“Invasion of Heaven: Part One of the Newirth Mythology” by local author, musician, artist, and swordsman Michael B. Koep is an ambitious fantasy novel that uses an unconventional story structure and some unreliable narration to explore religion, the creative process, and the very nature of reality. The book is an interesting hybrid of fantasy and suspense that will keep readers on their toes.
Loche Newirth, the eponymous protagonist of the novel, is a psychologist and aspiring writer who lives and works in northern Idaho. After one of his clients commits suicide, he confronts his mentor Marcus Rearden and presents him with a book he wrote that attempts to explain recent events in his life. He also entrusts him with a painting he asks him not to look at because it reveals a terrible secret. After Rearden’s wife looks at the painting and suffers a fatal heart attack, Rearden sets out on a quest to discover if there is any truth in Newirth’s novel.
After a prologue focusing on Newirth, the book switches between chapters told from Rearden’s perspective and excerpts from the story within the story written by Newirth. His novel reveals that his half-brother Basil Fenn is a talented painter with the ability to create links to a supernatural realm through his artwork. Newirth has the potential to do similar things with his poetry and stories if he keeps developing his craft. The brothers have been caught up for their entire lives in an international cold war between two mysterious groups that want to control how they use their gifts.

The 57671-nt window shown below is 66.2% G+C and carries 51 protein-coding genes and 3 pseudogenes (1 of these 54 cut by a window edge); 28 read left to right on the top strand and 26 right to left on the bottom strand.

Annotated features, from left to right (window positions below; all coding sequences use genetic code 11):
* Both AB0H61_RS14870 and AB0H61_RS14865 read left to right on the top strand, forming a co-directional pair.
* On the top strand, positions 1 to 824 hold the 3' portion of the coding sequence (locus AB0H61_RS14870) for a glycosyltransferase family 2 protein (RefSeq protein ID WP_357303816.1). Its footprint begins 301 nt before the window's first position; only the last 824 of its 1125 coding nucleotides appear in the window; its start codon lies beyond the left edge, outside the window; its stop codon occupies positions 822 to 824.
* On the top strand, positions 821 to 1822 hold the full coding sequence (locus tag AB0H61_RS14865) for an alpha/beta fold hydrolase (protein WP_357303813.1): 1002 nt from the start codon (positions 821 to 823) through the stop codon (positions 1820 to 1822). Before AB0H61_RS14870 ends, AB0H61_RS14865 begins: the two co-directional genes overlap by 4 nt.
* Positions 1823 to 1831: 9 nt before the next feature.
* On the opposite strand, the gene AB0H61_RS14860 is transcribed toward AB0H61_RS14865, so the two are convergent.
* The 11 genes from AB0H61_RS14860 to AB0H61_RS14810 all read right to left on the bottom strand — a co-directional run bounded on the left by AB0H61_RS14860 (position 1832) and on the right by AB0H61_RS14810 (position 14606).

As Rearden becomes obsessed with Newirth’s story, he and a local restauranteur named Julia Iris are on the run from men who are apparently trying to kill them as they try to learn more about what happened to Newirth after he suddenly disappeared. At least some parts of his story are true, so that makes them want to figure out if Newirth has gone insane or if he is really trying to stop a sinister organization from conquering heaven.
“The Invasion of Heaven” challenges readers with a twisty plot and numerous “everything you know is wrong” revelations that make it hard to tell how much of Newirth’s story actually happened. He made up at least some of the dialogue, so that calls into question whether or not he really had an adventure in Italy filled with betrayals, covert operations and thrilling action sequences. At the same time, it is difficult to tell exactly what is going on in the framing sequences concentrating on Rearden and Iris. The first third of the book makes it seem like a horror-influenced fantasy story in a similar vein to a Stephen King novel. As Koep reveals more plot information, the novel becomes something very different.
Koep also explores some interesting ideas about religion and spirituality as Fenn tries to help Newirth understand what they can do with their gifts. Parts of the novel are devoted to discussions of how the supernatural realm they can interact with is revealed through kernels of truth in stories from the Bible and ancient Sumerian myths. The general idea is that heaven exists and there is a God who used a world-wide flood to keep other beings who could be described as gods from meddling with humanity, but our stories got most of the details wrong.
Science fiction and fantasy writers have explored similar ideas for more than 100 years. This aspect of the story seems to place the novel firmly in the fantasy category. However, Koep appears to be including these concepts because he is genuinely interested in sharing his views on organized religion and what it gets right and what it gets wrong. In the prologue, Newirth says he must “lie to reveal the truth.” On one level, the book is doing that as a way for Koep to share his personal philosophy with his readers. People might not agree with his conclusions, but they are definitely worth pondering.